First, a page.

And it’s the transition period that presents real problems. Many people will say this is so, and I know it’s so, and I don’t really know why it’s so – but trust me, this is so, it really is, as I just know it. Republicans say that a lot, about most every issue. And evangelicals say that God says it’s so, and if God hasn’t spoken to you about it, directly, maybe He just doesn’t like you at all – and that’s YOUR problem. Others might say that this is something that everyone knows – and that you don’t know it just shows how out of touch you are with the reality of what everyone just knows – and that’s YOUR problem. There is not a lot of thinking going on. So you have to wait. They’ll come around. Give them time. Back in the day you’d take your friend from Boston to a Dodgers game at Ebbets Field. All you had to do was watch Robinson.

But when it comes to specific issues, the real problem at the moment is the deficit issue. Do we do something about the stalled recovery and the fourteen million jobless, and the maybe ten million more who don’t get counted in the unemployment figures as they gave up trying to find work long ago, even if it means incurring more debt to get things rolling – or do we do something about the massive debt we’re already carrying, as that will ruin us, by shutting down as much of the government as possible, even if that means doubling the number of unemployed and giving up on all social services and letting the elderly and poor fend for themselves or die. Is the deficit the real issue here? What are we arguing about?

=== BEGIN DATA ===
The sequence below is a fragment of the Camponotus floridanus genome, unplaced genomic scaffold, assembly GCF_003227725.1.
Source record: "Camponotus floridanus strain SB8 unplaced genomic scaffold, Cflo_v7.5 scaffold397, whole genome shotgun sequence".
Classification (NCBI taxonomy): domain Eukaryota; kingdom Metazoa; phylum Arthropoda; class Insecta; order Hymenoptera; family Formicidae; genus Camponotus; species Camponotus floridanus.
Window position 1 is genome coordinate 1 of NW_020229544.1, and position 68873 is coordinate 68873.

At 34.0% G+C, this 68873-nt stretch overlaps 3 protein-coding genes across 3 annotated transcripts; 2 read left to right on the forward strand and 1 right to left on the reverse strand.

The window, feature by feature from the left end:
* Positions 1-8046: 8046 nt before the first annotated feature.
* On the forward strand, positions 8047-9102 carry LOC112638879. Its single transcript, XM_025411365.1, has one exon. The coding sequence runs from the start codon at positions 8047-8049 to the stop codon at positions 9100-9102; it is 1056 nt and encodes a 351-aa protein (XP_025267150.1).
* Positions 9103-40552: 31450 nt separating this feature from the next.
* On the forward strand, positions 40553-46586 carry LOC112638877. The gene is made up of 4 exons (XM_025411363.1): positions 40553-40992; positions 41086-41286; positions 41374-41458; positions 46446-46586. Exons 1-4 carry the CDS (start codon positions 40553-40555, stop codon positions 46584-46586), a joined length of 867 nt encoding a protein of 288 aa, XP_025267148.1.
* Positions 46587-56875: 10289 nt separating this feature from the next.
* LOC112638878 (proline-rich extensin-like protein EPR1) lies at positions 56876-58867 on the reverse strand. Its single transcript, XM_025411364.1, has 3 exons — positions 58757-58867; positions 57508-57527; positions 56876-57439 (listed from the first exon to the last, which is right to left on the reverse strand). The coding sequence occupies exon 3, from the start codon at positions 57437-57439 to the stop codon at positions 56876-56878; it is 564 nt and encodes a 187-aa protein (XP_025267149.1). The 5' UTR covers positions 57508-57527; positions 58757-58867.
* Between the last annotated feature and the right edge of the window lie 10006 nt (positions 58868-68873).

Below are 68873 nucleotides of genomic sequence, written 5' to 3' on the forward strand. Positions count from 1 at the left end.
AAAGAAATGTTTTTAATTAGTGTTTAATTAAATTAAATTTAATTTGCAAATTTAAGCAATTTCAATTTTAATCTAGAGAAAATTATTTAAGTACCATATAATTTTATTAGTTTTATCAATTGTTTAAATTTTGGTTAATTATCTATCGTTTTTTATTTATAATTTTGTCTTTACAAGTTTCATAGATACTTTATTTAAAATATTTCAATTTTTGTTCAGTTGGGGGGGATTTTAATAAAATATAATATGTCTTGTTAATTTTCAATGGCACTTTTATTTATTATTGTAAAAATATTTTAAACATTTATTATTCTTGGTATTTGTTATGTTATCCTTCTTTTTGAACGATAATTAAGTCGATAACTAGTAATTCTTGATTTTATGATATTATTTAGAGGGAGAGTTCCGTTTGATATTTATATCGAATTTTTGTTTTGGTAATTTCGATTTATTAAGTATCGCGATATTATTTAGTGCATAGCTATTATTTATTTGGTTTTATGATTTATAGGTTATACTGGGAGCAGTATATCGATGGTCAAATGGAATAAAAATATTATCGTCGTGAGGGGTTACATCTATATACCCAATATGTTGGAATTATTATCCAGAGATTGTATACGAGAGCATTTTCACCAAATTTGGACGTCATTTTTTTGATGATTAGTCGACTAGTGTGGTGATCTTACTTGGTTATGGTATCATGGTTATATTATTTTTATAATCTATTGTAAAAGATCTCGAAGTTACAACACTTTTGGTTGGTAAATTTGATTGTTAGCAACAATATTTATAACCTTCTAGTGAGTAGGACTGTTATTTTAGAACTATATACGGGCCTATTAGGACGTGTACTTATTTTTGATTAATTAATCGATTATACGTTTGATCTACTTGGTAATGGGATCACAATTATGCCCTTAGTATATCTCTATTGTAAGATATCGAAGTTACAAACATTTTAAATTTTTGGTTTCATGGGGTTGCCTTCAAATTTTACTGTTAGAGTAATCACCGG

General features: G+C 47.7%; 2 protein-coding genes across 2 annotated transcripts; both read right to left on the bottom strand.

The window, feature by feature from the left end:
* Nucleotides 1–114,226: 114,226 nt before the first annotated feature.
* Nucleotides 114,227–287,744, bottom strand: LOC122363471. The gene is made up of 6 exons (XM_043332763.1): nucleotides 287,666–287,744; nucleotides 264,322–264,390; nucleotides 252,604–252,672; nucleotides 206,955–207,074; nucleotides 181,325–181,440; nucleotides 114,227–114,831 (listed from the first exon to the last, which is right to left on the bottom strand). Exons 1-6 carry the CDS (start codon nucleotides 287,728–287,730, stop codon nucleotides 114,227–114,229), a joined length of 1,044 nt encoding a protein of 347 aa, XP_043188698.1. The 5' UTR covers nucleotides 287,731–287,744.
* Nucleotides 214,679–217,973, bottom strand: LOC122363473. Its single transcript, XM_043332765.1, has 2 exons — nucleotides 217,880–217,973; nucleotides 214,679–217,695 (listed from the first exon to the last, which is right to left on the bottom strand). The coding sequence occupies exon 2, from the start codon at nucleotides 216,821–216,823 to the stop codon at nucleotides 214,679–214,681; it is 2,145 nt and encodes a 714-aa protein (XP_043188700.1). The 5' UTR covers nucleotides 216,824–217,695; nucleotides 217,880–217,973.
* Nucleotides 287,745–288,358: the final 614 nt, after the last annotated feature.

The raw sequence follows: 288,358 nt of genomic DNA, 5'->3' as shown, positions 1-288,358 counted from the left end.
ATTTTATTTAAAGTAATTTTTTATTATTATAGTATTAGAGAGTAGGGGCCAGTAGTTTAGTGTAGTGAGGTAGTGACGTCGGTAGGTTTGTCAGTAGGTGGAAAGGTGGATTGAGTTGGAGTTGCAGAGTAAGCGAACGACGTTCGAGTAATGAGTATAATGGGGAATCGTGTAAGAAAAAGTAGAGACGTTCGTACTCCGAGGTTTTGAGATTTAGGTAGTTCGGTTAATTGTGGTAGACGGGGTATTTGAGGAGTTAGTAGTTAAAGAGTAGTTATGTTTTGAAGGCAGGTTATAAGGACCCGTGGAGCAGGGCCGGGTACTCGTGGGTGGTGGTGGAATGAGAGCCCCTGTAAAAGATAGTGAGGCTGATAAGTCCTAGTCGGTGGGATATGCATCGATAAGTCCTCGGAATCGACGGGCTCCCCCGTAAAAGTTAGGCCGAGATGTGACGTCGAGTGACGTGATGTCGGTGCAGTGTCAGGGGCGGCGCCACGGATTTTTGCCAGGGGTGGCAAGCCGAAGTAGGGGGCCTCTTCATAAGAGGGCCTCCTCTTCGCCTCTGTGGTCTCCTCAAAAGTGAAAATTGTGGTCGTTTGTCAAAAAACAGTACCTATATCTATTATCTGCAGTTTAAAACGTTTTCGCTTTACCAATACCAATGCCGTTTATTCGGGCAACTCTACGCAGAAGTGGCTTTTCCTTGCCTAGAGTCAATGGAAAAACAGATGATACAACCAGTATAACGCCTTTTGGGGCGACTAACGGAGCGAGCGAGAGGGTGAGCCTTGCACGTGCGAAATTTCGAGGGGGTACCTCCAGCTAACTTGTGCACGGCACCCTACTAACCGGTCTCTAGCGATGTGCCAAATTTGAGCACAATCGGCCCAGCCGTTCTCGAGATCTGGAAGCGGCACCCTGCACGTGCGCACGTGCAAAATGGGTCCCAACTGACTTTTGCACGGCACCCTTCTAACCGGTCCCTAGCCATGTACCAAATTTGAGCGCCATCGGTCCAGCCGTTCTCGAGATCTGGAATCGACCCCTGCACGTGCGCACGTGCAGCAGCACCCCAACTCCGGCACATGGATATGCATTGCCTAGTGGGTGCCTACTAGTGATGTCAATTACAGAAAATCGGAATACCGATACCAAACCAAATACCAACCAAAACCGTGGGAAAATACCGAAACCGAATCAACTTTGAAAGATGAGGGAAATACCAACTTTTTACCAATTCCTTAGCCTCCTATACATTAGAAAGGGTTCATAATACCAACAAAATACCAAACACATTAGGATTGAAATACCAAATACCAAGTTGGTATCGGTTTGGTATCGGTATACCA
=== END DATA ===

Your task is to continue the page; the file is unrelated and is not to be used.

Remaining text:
Greg Sargent has some thoughts on that, suggesting that the Democrats lost the argument over the deficit, because they never engaged it:

In case you need further evidence that the Dem decision to effectively endorse the right’s austerity/cut-cut-cut frame is only harming them, check out the internals of the new Bloomberg News poll. They show that the public broadly agrees with Republican arguments about the deficit, spending cuts and what it takes to rebuild the “confidence” required for an economic rebound.

The data are here and Sargent points out the key numbers:

Fifty-five percent of Americans think that spending cuts and tax cuts will give businesses more confidence to hire. Only 17 percent think government should spend more to stimulate the economy, and only another 17 percent think we should maintain current spending levels.